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Saturday, February 22, 2020

1980 United States National Team Mike Eruzione Jersey

On this date in 1980, the United States Olympic Hockey Team, led by legendary coach Herb Brooks and captained by Mike Eruzione, shocked the world with their stunning 4-3 victory over the Soviet Union.

Eruzione was born in Winthrop, Massachusetts in 1954 and graduated from Winthrop Senior High School in 1972, where he was captain of the hockey team his senior year. Following high school, Eruzione attended Berwick Academy for a year before joining the hockey program at Boston University.

While at BU, Eruzione was a model of consistency and would average 23 goals a season, never scoring less than 21, making the Frozen Four each of his four seasons there. His senior season was his best, with 23 goals and 41 assists for 64 points which allowed him to become BU's all time leading scorer with 208 points.

Importantly, he would also gain valuable international experience by playing for Team USA at both the 1975 and 1976 World Championships.

Little known are the details of Eruzione's hockey career in between Boston University and the 1980 Olympics, as Eruzione would follow his college career with two full seasons with the Toledo Goaldiggers of the International Hockey League.

Eruzione would score 30 goals and 56 assists for 86 points, finishing second in team scoring. He would also contribute 21 points in 17 playoff games as Toledo would capture the prestigious Turner Cup by defeating the Port Huron Flags in seven games in the finals. Eruzione was named the IHL Rookie of the Year following the season.

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Eruzione won the Turner Cup as a Toledo Goaldigger

His second season in Toledo saw Eruzione score another 27 goals and 72 points. He also has six games with the Philadelphia Firebirds on his record with no points scored.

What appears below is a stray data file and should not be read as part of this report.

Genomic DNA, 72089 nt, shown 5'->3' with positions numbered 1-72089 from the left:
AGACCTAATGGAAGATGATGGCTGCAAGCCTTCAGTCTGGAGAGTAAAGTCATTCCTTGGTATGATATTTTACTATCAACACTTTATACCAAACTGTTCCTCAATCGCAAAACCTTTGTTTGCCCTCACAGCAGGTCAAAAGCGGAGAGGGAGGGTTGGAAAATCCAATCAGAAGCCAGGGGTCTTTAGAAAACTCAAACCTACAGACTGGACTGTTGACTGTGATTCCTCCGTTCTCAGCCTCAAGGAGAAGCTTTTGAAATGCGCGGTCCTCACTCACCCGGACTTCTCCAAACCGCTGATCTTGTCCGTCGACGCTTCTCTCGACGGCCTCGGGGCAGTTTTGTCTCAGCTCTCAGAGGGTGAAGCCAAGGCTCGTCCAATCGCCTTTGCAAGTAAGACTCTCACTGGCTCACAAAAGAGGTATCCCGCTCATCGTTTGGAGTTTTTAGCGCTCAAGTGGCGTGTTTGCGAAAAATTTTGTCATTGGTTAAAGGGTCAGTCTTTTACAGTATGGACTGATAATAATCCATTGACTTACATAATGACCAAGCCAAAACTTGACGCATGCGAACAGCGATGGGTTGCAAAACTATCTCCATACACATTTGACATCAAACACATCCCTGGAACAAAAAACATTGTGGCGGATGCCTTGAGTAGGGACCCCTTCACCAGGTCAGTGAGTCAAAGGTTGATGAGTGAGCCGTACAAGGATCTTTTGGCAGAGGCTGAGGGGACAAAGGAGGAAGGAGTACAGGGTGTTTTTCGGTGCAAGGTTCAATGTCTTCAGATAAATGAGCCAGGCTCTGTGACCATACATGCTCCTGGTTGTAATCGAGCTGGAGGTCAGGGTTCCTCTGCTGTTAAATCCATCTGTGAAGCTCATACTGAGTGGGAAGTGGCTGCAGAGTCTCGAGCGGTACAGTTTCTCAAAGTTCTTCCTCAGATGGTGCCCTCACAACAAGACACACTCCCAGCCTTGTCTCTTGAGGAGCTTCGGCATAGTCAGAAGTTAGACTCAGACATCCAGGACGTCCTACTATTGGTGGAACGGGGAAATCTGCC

Eruzione became part of the 1980 United States Olympic Team the next season and was named the team captain. In preparation for the Olympics, the team made up of college amateurs with an average age of 22, would play a four month schedule of games against college, minor, pro and national teams, the kind of familiarity and unity modern Olympic teams comprised of professionals thrown together on short notice can only dream about.

Brooks, the final player cut from the gold medal winning 1960 USA Olympic Hockey Team, put into place a plan to emphasize speed, conditioning and discipline when taking on the much older and vastly more experienced Soviet team, who, while technically considered amateurs by the letter of the law, were anything but.

Brooks also needed a way to unite his club that had the potential for division due to the large numbers of players from either Minnesota or Massachusetts splitting the squad into divisive factions. He chose to do that by challenging his team physically, as he raised their conditioning level, and mentally, as he drove them with his harsh words to unite them against a common enemy - Brooks himself.

Just prior to the Olympics, Brooks purposefully scheduled a game against the Soviets, which the Americans famously lost 10-3. Now that they had faced the Soviets once, they could get the awe out of their system should they meet again in Lake Placid.

The games in Lake Placid for the United States began with a come from behind 2-2 tie against Sweden. While not a win, the dramatic goal against favored Sweden with goalie Jim Craig pulled for an extra attacker with just 27 seconds remaining felt just like a win.

A tough looking matchup on paper against Czechoslovakia, a team with future NHLers Jiri Bubla, Miroslav Dvorak, Miroslav Frycer, Milan Novy, Jaroslav Pouzar and Anton, Marian and Peter Stastny, ended with a confidence building 7-3 win for the Americans whose first goal was scored by Eruzione.

The schedule now turned in the United States favor, with easy wins over Norway, again with Eruzione scoring the first American goal, and Romania before a 4-2 win over West Germany to finish group play tied with Sweden at 4-0-1 and a place in the four team medal round and a date with destiny on this date in 1980 with the Soviet Union.